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UNICEF is hiring a Home-based: Senior advisor consultant. APPLY NOW

Job no: 571733
Contract type: Consultant
Duty Station: Geneva
Level: Consultancy
Location: Switzerland
Categories: Research, Planning, Monitoring and Evaluation

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UNICEF works in some of the world’s toughest places, to reach the world’s most disadvantaged children. To save their lives. To defend their rights. To help them fulfill their potential.

Across 190 countries and territories, we work for every child, everywhere, every day, to build a better world for everyone.

And we never give up.

For every child, innovation.

Purpose of Activity/Assignment

The usual approach to policy design roughly follows this pattern:

  1. Design and implement a policy
  2. Ask, “did the policy work on average?”
  3. Expand or adjust the program based on the answer to 2.

While valuable, this approach has limitations. Chief among them is that it struggles at identifying if a policy works differently for one group or another because it relies on averages. Average population effects compounds cases where a policy works better than average for some people with those where it doesn’t work for a different group of people.

There are ways to tease out these differences. For example, we could ask “did the policy work on average for X?”. However, answering this question in a repeated fashion is expensive and time consuming. With this approach, it is operationally impossible to get a complete mapping of how a policy works for all the different groups of people it targets.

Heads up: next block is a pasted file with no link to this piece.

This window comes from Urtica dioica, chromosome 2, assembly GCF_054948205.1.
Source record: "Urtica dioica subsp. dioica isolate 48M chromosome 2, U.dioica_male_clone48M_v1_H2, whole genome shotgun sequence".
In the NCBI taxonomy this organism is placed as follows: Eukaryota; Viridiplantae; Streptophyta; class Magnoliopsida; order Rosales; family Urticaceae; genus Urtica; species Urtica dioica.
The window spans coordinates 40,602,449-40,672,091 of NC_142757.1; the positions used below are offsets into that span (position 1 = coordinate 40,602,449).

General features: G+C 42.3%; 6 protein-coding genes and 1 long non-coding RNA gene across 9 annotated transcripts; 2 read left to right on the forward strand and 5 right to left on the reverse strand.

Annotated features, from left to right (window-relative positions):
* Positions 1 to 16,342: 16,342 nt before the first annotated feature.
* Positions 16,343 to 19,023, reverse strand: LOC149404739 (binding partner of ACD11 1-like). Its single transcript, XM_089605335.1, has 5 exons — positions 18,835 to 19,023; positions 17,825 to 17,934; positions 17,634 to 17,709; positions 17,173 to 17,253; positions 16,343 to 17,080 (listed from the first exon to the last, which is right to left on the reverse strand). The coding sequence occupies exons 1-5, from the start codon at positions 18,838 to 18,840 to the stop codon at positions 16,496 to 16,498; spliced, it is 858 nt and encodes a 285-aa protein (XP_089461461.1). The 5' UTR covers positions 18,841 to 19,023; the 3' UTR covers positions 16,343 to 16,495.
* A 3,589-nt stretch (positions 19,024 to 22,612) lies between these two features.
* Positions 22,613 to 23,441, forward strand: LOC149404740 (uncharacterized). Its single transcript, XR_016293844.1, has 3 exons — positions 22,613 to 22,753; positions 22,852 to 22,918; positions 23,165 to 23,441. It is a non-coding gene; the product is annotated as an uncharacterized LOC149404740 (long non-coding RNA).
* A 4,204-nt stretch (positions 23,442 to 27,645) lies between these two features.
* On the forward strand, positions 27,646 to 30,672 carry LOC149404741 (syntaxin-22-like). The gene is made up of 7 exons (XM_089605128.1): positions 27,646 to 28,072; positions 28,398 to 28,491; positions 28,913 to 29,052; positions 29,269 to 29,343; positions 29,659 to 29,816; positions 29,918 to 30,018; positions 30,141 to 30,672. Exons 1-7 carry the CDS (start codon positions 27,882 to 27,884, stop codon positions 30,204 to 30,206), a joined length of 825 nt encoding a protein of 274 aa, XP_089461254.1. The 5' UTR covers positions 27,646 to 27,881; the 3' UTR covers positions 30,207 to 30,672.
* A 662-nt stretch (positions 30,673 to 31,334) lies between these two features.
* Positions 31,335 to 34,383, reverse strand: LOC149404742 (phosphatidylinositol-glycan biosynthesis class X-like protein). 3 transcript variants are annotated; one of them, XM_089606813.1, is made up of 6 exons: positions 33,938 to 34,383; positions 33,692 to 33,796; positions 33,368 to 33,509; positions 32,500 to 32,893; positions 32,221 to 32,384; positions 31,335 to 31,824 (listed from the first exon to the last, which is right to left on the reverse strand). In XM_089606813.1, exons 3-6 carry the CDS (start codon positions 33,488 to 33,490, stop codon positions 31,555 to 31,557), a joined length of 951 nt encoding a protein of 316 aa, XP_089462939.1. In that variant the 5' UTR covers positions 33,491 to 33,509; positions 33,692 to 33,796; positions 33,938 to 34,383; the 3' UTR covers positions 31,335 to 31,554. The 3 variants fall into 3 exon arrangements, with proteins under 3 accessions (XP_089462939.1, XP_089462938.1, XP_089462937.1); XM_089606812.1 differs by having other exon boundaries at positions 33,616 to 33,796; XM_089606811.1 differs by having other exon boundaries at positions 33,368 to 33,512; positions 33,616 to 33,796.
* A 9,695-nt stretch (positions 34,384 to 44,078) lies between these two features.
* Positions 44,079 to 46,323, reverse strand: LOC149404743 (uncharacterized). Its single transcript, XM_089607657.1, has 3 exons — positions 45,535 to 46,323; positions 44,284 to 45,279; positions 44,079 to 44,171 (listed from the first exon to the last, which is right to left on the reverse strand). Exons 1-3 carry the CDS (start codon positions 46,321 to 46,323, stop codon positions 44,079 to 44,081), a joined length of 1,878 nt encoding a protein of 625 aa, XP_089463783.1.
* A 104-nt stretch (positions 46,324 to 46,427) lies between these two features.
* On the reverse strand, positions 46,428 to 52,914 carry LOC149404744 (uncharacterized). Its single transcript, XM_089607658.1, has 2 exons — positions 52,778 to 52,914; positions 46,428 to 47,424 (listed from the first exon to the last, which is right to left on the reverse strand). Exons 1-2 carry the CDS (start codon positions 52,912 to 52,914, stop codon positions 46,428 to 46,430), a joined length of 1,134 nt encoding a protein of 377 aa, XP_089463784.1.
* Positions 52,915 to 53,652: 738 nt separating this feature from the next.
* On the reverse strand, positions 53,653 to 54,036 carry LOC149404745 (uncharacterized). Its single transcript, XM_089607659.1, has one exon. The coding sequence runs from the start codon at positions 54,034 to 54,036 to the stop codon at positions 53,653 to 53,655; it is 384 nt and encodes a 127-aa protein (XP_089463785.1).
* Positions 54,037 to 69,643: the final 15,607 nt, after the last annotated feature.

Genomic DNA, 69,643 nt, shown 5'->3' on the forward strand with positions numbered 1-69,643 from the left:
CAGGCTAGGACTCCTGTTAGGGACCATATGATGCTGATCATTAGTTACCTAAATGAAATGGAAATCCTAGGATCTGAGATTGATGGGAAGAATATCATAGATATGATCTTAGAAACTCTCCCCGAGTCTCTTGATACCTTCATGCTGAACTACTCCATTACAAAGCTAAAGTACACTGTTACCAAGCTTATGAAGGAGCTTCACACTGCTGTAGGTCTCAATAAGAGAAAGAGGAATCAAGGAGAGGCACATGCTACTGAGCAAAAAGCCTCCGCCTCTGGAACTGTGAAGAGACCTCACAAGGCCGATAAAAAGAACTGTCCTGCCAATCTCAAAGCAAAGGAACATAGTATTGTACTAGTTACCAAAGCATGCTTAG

Recent developments in machine learning can enable governments to change this paradigm. The most robust evaluation methods rely on RCTs or other quasi-experimental methods to estimate average treatment effects (ATEs). Machine learning enables policymakers to shift to a model that looks at the heterogenous effects of policies in more detail, allowing them to adjust and target policy according to the needs of specific sub-groups. Rather than answer “what works on average”, governments will answer “what works for whom”. This will ideally lead to a more impactful, adaptive, and cost-efficient mode of policy making.

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Causal machine learning enables this shift by introducing developments in machine learning to the world of policy evaluation. At a high level, causal forests are composed of decision trees which partition datasets into population clusters. These clusters can then be used to predict and compare the effect of policies at the individual level. This helps policymakers estimate individual average treatment effects (IATE) and group average treatment effects (GATE). Unlike ATES, these two measures do capture heterogeneity in the effect of a policy across population distributions.

Building on the above, UNICEF, along with the Government of Kazakhstan, aims to explore the use of causal machine learning (ML) to enhance social protection policies. Causal ML employs AI algorithms, statistical techniques, and big data to understand the causal effects of interventions such as government programmes. Leveraging Kazakhstan’s administrative data platforms, the project aims to enhance policy effectiveness, generate fiscal savings, and increase the impact of government interventions.

As such and considering the complexity and novelty of the causal machine learning field, UNICEF, together with the government of Kazakhstan, have identified the need for an advisor to build their capacities to implement this technology.

Scope of Work